OMAHA, Neb. -- Word came to Tyler Campbell from the Vanderbilt coaches at 11:30 on Thursday night that everything was about to change, eight days into the Commodores' stay at the College World Series and about 80 hours after Campbell voluntarily stepped in front of a taser gun.
Needing someone to fill a hole at third base left by Xavier Turner, who was suspended for a violation of NCAA rules, Campbell picked up the endorsement of veteran teammates, validation for which coach Tim Corbin sought. So after starting just one of Vanderbilt's first 67 games, welcome to the lineup, kid. Now, go help us win a national championship.
Four days later, he's the talk of the tournament.
The sophomore from Portland, Oregon, delivered a pair of doubles in the third inning of Vanderbilt's 9-8 win over Virginia in an opening game of the CWS championship series that veered nearly as far off script as Campbell's stay in Omaha.
The Commodores, one win away from the school's first national championship in a men's sport, scored all nine runs in that fateful third, capped by Campbell's bases-loaded shot to left field that scored three to provide the difference.
"You have to credit the young man," UVa coach Brian O'Connor said. "He's been thrust in there on the biggest stage in college baseball, and he's performed."
Campbell's two extra-base hits in the third matched his career total. So did his three RBIs on the double off Virginia reliever Whit Mayberry.
And all of this came after he produced a walk-off single in the 10th inning on Saturday night as Vanderbilt beat Texas 4-3 to earn a spot in the championship series. He's 5-for-12 in three CWS games, exceeding his previous career hit total.
"I try to stay in the moment, for the most part," Campbell said. "Obviously, I realize it's a big deal, a national championship, but that just makes it more fun, a bigger stage."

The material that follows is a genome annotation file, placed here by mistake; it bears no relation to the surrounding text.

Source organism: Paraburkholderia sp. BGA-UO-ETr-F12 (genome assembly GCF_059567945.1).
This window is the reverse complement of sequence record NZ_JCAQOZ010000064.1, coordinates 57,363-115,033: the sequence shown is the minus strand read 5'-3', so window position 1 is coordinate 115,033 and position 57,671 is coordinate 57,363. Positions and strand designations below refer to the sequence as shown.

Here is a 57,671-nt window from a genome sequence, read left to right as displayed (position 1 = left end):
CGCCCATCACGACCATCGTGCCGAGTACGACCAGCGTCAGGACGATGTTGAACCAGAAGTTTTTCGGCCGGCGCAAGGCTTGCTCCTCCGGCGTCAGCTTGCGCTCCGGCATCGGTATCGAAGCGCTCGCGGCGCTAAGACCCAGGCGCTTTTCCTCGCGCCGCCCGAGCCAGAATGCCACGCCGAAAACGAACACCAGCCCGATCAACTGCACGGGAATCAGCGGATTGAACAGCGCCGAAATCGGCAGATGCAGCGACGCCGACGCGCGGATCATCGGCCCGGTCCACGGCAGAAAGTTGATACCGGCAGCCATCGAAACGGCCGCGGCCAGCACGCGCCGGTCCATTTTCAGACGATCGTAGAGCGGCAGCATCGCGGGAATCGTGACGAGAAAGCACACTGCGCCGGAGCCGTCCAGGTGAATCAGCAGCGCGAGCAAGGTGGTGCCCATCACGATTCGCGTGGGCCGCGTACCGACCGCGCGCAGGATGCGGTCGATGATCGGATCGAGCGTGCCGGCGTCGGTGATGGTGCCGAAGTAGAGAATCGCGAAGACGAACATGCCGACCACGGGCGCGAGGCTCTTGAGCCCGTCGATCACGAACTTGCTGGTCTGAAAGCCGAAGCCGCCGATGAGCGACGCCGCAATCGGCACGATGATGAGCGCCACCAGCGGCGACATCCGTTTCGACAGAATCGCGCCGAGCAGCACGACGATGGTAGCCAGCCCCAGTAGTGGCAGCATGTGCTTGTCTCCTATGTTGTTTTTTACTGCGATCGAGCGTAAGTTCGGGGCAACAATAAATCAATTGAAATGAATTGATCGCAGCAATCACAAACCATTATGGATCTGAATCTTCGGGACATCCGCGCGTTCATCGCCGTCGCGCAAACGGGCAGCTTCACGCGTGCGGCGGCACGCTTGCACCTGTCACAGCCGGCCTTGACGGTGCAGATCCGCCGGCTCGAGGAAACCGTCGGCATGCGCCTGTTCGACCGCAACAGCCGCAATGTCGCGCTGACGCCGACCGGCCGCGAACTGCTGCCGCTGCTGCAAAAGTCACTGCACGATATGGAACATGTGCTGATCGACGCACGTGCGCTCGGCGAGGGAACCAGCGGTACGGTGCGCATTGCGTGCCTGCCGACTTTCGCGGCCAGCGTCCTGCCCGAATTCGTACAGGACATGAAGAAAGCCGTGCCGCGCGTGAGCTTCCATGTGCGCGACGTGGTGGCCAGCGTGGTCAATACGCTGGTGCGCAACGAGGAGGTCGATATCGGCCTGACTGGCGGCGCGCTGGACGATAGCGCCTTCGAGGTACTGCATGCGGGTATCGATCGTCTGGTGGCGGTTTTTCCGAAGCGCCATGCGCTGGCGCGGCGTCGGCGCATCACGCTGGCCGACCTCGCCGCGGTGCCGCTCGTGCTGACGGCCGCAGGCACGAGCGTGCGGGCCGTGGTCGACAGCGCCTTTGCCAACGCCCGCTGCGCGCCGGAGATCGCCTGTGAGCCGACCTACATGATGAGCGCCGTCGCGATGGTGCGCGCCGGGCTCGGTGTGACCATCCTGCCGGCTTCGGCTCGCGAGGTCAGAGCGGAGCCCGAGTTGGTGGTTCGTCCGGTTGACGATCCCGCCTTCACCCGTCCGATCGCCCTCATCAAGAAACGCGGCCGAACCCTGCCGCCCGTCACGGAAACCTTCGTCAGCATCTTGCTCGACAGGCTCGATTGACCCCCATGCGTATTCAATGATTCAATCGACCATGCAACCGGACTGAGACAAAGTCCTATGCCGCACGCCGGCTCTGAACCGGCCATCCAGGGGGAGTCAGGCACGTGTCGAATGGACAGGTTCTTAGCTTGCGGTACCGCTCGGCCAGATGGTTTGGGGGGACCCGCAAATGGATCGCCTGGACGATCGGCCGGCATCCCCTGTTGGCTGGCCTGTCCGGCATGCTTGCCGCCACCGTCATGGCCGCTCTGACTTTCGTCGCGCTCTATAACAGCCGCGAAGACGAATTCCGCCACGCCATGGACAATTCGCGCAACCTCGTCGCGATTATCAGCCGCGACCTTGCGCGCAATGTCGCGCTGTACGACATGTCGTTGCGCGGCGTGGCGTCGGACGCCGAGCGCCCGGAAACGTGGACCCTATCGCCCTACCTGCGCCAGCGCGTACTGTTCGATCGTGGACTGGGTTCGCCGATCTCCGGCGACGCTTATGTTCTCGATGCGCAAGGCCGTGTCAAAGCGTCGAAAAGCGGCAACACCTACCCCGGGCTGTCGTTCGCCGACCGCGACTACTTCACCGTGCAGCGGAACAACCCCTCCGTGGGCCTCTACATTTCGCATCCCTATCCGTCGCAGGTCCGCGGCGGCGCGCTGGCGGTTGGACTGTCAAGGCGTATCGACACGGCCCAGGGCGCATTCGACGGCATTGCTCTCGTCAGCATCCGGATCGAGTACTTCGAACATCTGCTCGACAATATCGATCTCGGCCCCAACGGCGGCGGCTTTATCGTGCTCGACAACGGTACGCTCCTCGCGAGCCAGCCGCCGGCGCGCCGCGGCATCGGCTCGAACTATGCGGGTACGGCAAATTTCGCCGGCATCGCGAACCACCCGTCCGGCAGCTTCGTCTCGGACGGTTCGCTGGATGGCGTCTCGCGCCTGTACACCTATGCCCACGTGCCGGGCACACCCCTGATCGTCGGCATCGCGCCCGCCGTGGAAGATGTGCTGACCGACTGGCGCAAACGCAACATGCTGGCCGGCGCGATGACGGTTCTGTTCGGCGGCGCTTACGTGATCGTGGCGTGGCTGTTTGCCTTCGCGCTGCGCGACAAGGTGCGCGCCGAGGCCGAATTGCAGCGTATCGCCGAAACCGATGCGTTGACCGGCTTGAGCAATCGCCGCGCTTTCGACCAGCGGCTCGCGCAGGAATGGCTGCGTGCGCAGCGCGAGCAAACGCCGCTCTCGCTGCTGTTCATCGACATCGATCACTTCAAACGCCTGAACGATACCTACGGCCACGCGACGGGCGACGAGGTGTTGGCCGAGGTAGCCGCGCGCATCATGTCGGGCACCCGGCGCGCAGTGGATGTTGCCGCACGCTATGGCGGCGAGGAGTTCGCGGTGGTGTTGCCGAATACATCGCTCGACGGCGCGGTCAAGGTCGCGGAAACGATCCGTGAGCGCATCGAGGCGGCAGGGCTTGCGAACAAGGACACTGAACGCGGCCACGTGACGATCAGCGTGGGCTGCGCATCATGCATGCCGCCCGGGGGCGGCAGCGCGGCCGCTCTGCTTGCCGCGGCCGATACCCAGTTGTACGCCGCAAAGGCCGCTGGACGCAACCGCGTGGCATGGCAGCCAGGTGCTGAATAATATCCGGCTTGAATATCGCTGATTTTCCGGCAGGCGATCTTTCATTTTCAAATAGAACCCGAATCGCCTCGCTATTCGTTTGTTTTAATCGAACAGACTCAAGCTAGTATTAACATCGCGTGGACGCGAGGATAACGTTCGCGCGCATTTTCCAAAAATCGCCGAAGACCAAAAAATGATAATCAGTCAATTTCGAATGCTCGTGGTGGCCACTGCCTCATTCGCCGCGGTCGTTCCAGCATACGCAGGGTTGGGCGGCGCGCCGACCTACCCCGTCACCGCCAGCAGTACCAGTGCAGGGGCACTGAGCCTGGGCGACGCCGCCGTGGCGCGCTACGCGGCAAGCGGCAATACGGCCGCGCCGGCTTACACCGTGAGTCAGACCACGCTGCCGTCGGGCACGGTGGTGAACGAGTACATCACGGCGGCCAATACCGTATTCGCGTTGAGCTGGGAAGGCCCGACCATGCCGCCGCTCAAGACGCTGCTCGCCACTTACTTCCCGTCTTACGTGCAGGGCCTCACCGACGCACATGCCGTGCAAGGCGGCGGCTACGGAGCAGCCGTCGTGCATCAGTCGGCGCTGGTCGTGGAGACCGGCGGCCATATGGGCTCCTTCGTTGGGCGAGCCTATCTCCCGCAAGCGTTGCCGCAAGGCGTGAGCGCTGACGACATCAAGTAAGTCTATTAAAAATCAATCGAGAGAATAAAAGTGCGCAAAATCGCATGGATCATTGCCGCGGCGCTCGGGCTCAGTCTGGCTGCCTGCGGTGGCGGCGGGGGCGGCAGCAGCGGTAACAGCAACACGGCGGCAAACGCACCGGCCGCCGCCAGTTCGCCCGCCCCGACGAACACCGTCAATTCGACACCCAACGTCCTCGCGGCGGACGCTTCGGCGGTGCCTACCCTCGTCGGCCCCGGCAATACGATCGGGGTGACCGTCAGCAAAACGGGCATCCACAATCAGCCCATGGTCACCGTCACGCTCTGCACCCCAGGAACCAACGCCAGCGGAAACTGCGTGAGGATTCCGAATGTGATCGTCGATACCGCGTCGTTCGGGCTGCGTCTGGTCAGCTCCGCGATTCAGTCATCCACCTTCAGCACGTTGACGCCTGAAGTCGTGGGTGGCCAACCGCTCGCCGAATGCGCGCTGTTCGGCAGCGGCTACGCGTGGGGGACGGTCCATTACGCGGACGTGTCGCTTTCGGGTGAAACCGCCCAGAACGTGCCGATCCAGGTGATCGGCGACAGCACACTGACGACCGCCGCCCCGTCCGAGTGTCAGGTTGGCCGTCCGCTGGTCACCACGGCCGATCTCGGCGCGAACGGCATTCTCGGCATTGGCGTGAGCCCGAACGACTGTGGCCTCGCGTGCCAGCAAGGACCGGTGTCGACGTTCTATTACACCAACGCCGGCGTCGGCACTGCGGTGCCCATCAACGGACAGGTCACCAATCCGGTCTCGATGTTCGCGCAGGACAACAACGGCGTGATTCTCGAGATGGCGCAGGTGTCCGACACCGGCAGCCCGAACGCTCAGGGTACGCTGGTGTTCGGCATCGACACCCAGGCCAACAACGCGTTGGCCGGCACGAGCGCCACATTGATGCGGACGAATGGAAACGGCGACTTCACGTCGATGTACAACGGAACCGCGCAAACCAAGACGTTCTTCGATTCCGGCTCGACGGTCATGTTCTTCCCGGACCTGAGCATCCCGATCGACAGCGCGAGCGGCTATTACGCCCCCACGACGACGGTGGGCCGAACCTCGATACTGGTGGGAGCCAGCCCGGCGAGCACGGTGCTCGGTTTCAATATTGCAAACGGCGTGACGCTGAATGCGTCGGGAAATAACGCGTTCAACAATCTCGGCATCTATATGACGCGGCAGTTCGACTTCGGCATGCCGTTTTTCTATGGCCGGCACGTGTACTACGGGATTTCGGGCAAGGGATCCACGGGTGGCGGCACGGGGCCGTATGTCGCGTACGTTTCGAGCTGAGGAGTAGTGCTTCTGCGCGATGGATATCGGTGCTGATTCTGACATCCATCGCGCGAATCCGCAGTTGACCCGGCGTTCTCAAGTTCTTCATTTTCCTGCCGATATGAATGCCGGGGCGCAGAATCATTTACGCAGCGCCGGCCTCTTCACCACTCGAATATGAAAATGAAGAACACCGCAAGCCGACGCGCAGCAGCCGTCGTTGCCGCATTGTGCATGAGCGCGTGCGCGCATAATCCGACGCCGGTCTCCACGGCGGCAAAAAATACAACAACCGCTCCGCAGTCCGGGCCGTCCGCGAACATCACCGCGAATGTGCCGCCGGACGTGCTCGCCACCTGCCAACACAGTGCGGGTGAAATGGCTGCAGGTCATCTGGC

Corbin, alongside the wide-eyed Campbell on Monday at the post-game news conference, joked that his third baseman is a veteran now.
"He's played three games," the coach said. "I just thought his play all the way around was aggressive and on point."
Campbell said he stayed sharp throughout the season and last week in Omaha by preparing to get a chance.
"We're competing every day," he said. "It could have been at any point in the year when I need to come in, but we happened to have guys who were doing a great job."
Still, he hardly expected that opportunity to come here. Otherwise, Campbell likely wouldn't have stepped up last Monday when airmen at Offutt Air Force Base in Bellevue, Nebraska, asked if one of the visiting Commodores would like to get tasered.
He signed a waiver, then experienced five seconds "of the worst pain you can imagine."
"It felt like 20 seconds," he said.
Campbell felt better quickly, though his back remained sore for a few hours.
Likely not the activity Corbin would endorse for, say, second baseman Dansby Swanson or left fielder Bryan Reynolds.
Despite his inexperience and the tasering, the Commodores expected Campbell to perform.
"Tyler is a phenomenal teammate and guy," said Swanson, a third-team All-American. "Every day, he's come to work, and Coach always reminds us that at some point in the season, somebody that hasn't necessarily played as much as they would have liked would get a chance to make a difference.
"He took that to heart."
With Vanderbilt in Omaha, Campbell's parents stayed home in Oregon. But he has heard regularly from them and other family. Two friends made the trip on Monday.
Starting with the late-night news on Thursday, Campbell said he has slept poorly. On the field, though, he has felt comfortable.
"I've been calm," he said. "I've been able to realize where I'm at. Off the field, things have just been moving fast. I haven't been able to process it yet, digest it."
No one could easily process the events on Monday as Virginia outhit Vanderbilt 15-6 and scored in five of nine innings. But the Cavaliers couldn't escape the third. Ace Nathan Kirby suffered a meltdown, walking five, including three with the bases loaded.
"I just couldn't find my release point," Kirby said. "It hadn't happened all year, but it happened tonight."
The nine runs in the third marked the most in a CWS inning since Florida State scored 11 in 2008.
For 25 straight games before Monday, no team lost here when it scored five runs or more in a game. Before Monday, the scoring average in this CWS ranked as the lowest ever. Now, it's the second lowest, and that's partly because of Campbell.
If things follow a similarly unexpected path for the Commodores on Tuesday in Game 2, Campbell might just feel right at home.